In some closing words to the Forum, Vicky Tauli-Corpuz (UN Special Rapporteur on the Rights of Indigenous Peoples, United Nations) applauded the attention given to customary land tenure. For communities there has always been a struggle for their practices to be acknowledged, despite the fact that these existed long before the arrival of state governments. She found much promise in some of the legal work taking place in the Mekong region. This helps place a key role for customary land tenure in the sustainable management of forests, as opposed to an image of customary systems as backwards. So it is worth pushing for the principles that communities have always have fought for.
A key challenge is that the allocation of forestland to communities has been slow. It is vital to record and document customary areas, otherwise how will companies know what they can use and manage. Tauli-Corpuz appreciated seeing some companies engaging with communities. The use of FPIC is heart-warming. This is not the norm, and in general the private sector and governments do not like to hear about it. Sharing documentation of positive cases will help others learn the FPIC can lead to less risk. Otherwise, conflict and resistance will prevail, and the state may wield its strong hand.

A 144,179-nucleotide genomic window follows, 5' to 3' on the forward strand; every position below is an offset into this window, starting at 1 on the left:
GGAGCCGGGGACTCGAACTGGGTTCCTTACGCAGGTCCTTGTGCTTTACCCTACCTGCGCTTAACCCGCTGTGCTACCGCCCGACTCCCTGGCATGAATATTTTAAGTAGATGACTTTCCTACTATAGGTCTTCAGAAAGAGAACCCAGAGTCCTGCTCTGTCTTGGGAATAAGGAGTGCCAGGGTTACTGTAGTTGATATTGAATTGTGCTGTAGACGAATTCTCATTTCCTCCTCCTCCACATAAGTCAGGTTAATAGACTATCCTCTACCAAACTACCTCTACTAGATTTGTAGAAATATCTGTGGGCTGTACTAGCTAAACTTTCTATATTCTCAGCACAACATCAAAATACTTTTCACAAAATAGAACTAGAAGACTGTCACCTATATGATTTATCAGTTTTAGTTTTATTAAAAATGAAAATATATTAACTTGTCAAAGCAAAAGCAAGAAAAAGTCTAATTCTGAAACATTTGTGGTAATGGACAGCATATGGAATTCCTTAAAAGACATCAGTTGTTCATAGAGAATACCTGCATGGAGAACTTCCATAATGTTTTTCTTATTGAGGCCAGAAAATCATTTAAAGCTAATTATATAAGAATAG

There is great potential from forums like this. Tauli-Corpuz insisted that other regions in Asia could benefit from such discussions. While congratulating the Forum, she emphasized the importance of sharing its reports to indigenous peoples, companies and so on. For communities to be empowered, they need to be informed.
Check further details on the 3rd Mekong Land Forum